Sensors that measure matric potential include electrical resistance blocks and tensiometers. Electrical resistance blocks are also known as gypsum block sensors which are simply a plug or block of gypsum into which two electrodes are inserted. As soil moisture changes, the moisture content within the gypsum block also changes which is measured by the resistance between the electrodes embedded in the block. Wetter soil is indicated by lower resistance in the block. The gypsum material also partially removes effects of soil salinity. The name given to these sensors is misleading since it is the conductance, not resistance, between the electrodes that is measured. This requires an alternating current (AC) which is provided by a handheld meter used to read the sensor.
Granular matrix sensors are improvements of gypsum blocks but instead of a block of gypsum, some other medium or “matrix” is used in which the resistance is measured. This matrix might be a fine sand, as in the Watermark (Irrometer Co., Riverside, CA) that improves the speed of the sensor response to changes in soil moisture. This sensor is reconfigured as a cylinder wrapped within a membrane further enclosed in a stainless steel mesh and includes a wafer of gypsum to moderate salinity effects.
Watermark (Irrometer Co., Riverside, CA) sensor. Photo by L. Oki
Tensiometers are simple instruments consisting of a plastic (typically) tube, a porous ceramic cup at one end, and a vacuum gauge at the other. The tube is filled with water to exclude air and the tensiometer is inserted in to the soil. As the soil dries, water is pulled from the tensiometer through the ceramic into the soil creating a vacuum within the tube that is measured by the gauge. The drier the soil, the greater the pulling force and vacuum. When irrigation occurs, the vacuum in the tube pulls water back into the tube from the soil which reduces the vacuum. The “pulling” force of the soil on water is matric potential. The gauges of tensiometers may be labeled in units of centibars (cbar) which is a pressure term. This makes sense since a vacuum is opposite of pressure or, more correctly, is a negative pressure. Fortunately for us, cbar and kPa are the same and can be interchanged. The vacuum gauge can be replaced with a pressure transducer that converts the vacuum to an electrical signal that can be “read” and converted to a measurement. Tensiometers are available in different lengths to be able to place the ceramic tip at different soil depths.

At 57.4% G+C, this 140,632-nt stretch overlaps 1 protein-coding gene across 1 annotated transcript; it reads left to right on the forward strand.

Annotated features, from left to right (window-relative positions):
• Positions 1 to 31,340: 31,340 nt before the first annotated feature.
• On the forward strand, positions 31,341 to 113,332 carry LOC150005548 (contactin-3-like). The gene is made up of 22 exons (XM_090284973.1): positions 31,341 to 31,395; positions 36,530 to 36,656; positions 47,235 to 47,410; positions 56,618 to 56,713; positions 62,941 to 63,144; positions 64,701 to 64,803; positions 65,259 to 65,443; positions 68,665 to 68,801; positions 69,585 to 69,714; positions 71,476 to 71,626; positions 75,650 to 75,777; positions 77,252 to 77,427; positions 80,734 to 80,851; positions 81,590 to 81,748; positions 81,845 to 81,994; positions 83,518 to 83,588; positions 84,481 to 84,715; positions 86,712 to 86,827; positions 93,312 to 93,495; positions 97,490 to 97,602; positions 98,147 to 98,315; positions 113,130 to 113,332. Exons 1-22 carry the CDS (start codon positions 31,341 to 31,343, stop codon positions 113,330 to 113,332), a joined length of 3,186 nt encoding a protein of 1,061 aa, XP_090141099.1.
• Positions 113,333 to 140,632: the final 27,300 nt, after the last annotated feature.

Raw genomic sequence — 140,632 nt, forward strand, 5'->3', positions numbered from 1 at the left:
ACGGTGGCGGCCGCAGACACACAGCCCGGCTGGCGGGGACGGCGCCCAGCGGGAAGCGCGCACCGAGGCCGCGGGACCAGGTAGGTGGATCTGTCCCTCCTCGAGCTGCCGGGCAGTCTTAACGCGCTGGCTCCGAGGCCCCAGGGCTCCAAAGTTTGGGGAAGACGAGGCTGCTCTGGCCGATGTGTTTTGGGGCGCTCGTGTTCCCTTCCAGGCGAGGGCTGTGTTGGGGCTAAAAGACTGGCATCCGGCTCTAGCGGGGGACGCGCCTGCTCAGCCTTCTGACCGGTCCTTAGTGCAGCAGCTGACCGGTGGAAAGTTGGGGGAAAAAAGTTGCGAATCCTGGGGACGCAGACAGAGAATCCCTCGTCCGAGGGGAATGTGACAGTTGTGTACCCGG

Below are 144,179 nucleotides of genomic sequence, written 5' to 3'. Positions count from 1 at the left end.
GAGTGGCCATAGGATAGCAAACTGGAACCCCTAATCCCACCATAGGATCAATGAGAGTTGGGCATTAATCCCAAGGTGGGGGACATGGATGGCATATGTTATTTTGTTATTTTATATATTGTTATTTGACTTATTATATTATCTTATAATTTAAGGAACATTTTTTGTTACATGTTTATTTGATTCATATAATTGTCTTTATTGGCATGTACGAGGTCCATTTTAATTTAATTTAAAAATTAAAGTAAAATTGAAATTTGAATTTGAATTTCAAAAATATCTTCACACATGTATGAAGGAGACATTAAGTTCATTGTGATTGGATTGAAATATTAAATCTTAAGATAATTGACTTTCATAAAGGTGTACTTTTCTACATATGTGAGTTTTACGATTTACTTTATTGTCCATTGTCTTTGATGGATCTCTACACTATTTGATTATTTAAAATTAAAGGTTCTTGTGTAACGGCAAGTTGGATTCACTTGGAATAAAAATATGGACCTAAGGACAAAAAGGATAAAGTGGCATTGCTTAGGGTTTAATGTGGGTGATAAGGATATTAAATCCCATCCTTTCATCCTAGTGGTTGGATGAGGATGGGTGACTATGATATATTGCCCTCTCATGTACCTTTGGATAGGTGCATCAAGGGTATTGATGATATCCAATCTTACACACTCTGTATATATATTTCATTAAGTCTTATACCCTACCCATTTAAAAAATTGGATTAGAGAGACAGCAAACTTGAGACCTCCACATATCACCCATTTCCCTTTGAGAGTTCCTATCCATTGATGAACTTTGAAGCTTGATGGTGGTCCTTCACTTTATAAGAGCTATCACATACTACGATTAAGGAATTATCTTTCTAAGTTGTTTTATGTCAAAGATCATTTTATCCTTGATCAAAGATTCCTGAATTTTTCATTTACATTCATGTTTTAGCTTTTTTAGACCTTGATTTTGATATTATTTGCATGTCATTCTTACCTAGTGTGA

Tensiometer (Irrometer Co., Riverside, CA) Photo by L. Oki
Sensors that measure volumetric water content that are commonly used include time domain reflectometry (TDR), capacitance, and other variations. These sensors measure dielectric permittivity, which is the ability of a nonconducting material to transmit electromagnetic pulses. There are other ways to measure VWC including gravimetric (weighing the soil as it dries), neutron probes, and heat pulse but this article will focus on the dielectric sensors. This discussion will focus on advantages and disadvantages of the different types of sensors and less about how they work. (Editors link here to ST article on gravimetric method for containers)
TDR uses an electronic module that generates an electromagnetic pulse through a cable to the sensor exposed to the soil. As the pulse travels down the rods, the characteristics of the pulse changes depending on water content, among other things. The benefits of this method is that it is very fast with results returning from sensors in microseconds (μS) and the sensors are inexpensive and rugged. The electronics, however, are very expensive but can support large numbers of sensors. TDR can also measure salinity. This method is also affected by high organic matter content, high salinity levels, and clay soils.